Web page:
Why Men Die Younger Than Women
Exploring the ultimate "Catch-22" of being a man.
In a recent report in the scientific journal Nautilus, Richard Gutierrez Bribiescas, a professor of anthropology, ecology, and evolutionary biology at Yale, zeroes in on why those of us with a Y chromosome—and this goes for not just humans, but all mammalians—seem to be in the crosshairs of natural selection: It's because we have more testosterone.
Yes, the very same hormone that boosts your metabolism, builds your muscles, fires up your libido, and gives your skin that ethereal glow typically only seen in Equinox ads is actually what kills you earlier than your wife. As Bribiescas writes, having steady, healthy levels of testosterone correlates (obviously) with a more robust level of physical fitness—but that higher T has also been linked to everything from the common cold to cancer.
In other words: evolution has spoken, and it says you're more useful to the human race living a strong life than a long one. "In essence," Bribiescas says, "sex trumps birthday candles." Here are five ways that Bribiescas explains that testosterone may be the cause of males' earlier demise for humans and other animals across the whole of the animal kingdom. And if that doesn't scare you enough, be sure to read up on if testosterone replacement therapy is right for you.
Testosterone Suppresses Immune Function
We can argue for the rest of our days on which gender is superior. But when it comes to fighting illness and disease, the fairer sex takes the cake. Research of avian, reptilian, and mammalian populations has shown that creatures with higher levels of testosterone get infected more frequently and have more difficult time fighting off those infections.
On the other hand, estradiol, a hormone women possess in spades (men have little of it), boosts immune function. So not only are women less likely to get sick, when they do get sick, they'll be better at fighting it off. The math checks out on this: women, after all, have to stay healthy to reproduce, while men—from a biological perspective—don't.
Testosterone Fat Burn Isn't What Nature Intended
In 2006, ornithologists experimented with the testosterone levels in birds. (It's unethical to experiment life-or-death scenarios in humans, so science must turn to the animal kingdom.) Birds with increased testosterone were able to fight off the competition and father more babies. Sounds great, right? Well, again, there's a catch: those birds put on less fat and, as such, had a far more difficult time surviving until the next breeding season. In short, pushing yourself to the limit leaves you exposed to danger down the line.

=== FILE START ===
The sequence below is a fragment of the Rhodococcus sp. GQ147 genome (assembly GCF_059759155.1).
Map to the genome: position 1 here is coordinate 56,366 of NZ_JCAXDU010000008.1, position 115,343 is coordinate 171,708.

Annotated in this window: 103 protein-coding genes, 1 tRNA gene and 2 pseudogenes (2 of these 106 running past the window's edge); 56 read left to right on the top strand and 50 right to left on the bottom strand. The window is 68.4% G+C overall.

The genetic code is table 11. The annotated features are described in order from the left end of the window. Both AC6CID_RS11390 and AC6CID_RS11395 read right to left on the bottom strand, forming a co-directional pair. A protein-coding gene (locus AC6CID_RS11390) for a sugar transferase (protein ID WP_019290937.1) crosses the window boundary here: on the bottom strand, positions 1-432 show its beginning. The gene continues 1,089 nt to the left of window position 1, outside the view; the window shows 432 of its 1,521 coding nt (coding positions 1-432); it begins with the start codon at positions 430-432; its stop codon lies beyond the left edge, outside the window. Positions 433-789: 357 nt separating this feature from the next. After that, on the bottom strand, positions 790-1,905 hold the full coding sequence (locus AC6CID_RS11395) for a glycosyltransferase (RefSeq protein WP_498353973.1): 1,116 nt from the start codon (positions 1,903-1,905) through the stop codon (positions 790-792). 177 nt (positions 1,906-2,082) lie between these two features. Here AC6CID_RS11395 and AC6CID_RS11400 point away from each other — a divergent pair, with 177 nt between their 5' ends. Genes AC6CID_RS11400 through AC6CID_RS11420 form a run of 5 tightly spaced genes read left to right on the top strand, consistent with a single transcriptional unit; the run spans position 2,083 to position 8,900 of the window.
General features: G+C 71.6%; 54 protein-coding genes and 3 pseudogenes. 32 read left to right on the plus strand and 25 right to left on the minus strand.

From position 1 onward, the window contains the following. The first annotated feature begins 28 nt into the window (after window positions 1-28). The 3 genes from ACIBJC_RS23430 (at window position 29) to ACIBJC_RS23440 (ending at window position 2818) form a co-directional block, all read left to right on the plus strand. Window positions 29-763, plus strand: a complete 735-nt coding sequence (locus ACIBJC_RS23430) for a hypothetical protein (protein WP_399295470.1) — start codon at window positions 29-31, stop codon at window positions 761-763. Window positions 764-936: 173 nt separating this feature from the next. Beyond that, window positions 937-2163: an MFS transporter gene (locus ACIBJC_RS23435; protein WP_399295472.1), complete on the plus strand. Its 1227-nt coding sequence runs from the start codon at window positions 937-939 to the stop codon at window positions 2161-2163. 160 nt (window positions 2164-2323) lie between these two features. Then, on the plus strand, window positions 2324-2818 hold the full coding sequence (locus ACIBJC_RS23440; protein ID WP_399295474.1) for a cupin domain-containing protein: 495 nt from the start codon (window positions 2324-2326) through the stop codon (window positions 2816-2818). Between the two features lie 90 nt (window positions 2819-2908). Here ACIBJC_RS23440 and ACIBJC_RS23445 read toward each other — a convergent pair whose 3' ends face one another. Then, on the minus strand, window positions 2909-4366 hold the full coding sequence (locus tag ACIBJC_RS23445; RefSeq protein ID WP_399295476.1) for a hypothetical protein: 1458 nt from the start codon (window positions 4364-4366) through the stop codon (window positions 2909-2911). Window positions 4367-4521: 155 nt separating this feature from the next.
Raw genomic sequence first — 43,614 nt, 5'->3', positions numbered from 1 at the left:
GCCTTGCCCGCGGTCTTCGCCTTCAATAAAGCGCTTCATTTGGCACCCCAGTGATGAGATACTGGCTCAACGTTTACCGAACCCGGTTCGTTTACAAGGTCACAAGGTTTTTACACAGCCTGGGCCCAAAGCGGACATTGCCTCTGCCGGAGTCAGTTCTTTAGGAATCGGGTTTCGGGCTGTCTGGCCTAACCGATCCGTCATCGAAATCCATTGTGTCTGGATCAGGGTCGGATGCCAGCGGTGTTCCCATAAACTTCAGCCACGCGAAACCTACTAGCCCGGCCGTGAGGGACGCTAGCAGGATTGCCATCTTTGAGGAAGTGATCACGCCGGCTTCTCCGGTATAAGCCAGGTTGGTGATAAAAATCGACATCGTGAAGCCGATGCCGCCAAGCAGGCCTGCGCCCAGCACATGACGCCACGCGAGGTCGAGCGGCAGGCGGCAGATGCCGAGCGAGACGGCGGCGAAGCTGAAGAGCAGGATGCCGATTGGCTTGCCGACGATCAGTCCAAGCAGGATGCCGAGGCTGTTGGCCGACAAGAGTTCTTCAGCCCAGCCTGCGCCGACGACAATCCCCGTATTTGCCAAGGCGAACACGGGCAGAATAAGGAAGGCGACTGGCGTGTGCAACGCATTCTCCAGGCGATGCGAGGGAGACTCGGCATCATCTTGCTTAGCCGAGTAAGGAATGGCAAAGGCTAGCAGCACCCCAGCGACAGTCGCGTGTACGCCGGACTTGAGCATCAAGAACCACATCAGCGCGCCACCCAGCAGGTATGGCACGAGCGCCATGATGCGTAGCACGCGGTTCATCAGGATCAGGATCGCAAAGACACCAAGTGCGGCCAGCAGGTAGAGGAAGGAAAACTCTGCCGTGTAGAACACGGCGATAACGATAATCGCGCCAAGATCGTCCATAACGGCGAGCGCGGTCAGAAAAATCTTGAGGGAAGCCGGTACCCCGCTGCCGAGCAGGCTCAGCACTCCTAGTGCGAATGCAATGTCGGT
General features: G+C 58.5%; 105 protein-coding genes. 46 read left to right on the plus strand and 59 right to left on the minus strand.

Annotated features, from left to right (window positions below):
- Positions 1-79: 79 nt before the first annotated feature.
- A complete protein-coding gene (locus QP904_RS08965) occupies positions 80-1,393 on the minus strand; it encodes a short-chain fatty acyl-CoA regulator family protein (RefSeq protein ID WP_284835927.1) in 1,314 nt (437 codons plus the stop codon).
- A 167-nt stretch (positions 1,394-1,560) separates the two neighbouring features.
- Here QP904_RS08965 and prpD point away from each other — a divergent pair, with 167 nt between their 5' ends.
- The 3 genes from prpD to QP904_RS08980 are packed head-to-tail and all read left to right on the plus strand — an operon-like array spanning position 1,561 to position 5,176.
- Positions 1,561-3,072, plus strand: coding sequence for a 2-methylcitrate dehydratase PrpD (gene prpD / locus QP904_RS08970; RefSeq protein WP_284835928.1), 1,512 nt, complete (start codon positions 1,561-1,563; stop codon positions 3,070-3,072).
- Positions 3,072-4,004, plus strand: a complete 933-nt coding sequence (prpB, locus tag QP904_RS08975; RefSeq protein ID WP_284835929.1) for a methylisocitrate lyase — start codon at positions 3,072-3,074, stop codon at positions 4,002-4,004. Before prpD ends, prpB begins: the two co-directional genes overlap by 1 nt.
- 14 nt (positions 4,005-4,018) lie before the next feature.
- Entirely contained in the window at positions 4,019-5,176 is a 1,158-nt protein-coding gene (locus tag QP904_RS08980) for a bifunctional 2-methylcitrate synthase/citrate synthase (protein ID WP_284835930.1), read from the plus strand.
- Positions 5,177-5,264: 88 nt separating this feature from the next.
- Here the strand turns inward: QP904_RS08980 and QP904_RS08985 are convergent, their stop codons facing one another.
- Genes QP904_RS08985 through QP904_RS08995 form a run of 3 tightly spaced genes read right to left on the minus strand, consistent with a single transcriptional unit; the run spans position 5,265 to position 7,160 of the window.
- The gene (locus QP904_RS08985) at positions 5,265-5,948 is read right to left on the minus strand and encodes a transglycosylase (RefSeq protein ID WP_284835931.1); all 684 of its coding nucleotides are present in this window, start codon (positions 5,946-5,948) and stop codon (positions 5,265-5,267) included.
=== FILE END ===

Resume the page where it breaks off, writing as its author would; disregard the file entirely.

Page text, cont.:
Testosterone Could Leave You Exposed to Harmful Infections
Elsewhere in the animal kingdom—in Australia—exists a marsupial called a quoll. Male quolls tend to live for about a year, sometimes less. Female quolls, however, live up to three times as long. Ecologist Jaime Heiniger observed that, during mating rituals, male quolls experience a sharp increase in testosterone. This leads to "intense bouts of mating" (awesome), but is also tied directly to male quolls's shorter lifespans (not awesome). Out in the animal kingdom, having less fat makes an organism more "vulnerable to food shortfalls and infection," writers Bribiescas. So, maybe it's best the expression is "screwing like rabbits" and not "screwing like quolls." If that former screed piques your interest, read up on the 10 best everyday sex-drive boosters for men.
Testosterone May Cause Heart Failure
Testosterone replacement therapy hasn't been around long enough for rock-solid conclusive evidence on this one, but the maybes and likelys are still out there—and they're not exactly comforting. One 2014 study showed that, in older men on testosterone, after 90 days, the probability of a non-fatal infarction—not a typo, that means heart attack—increased significantly. So if you're planning on taking testosterone supplements, you should be sure to build a heart of steel.
Testosterone May Cause Prostate Cancer
Well, this one's a doozy: the "man" hormone might cause the cancer most commonly found in men. A 2010 study published in the American Journal of Human Biology found a correlation between testosterone levels and rates of prostate cancer. Societies with higher testosterone levels happened to also show higher rates of prostate cancer. More research needs to be done, of course, but that's some damning evidence. After all, as we're all well aware, prostate cancer is quite the ordeal.
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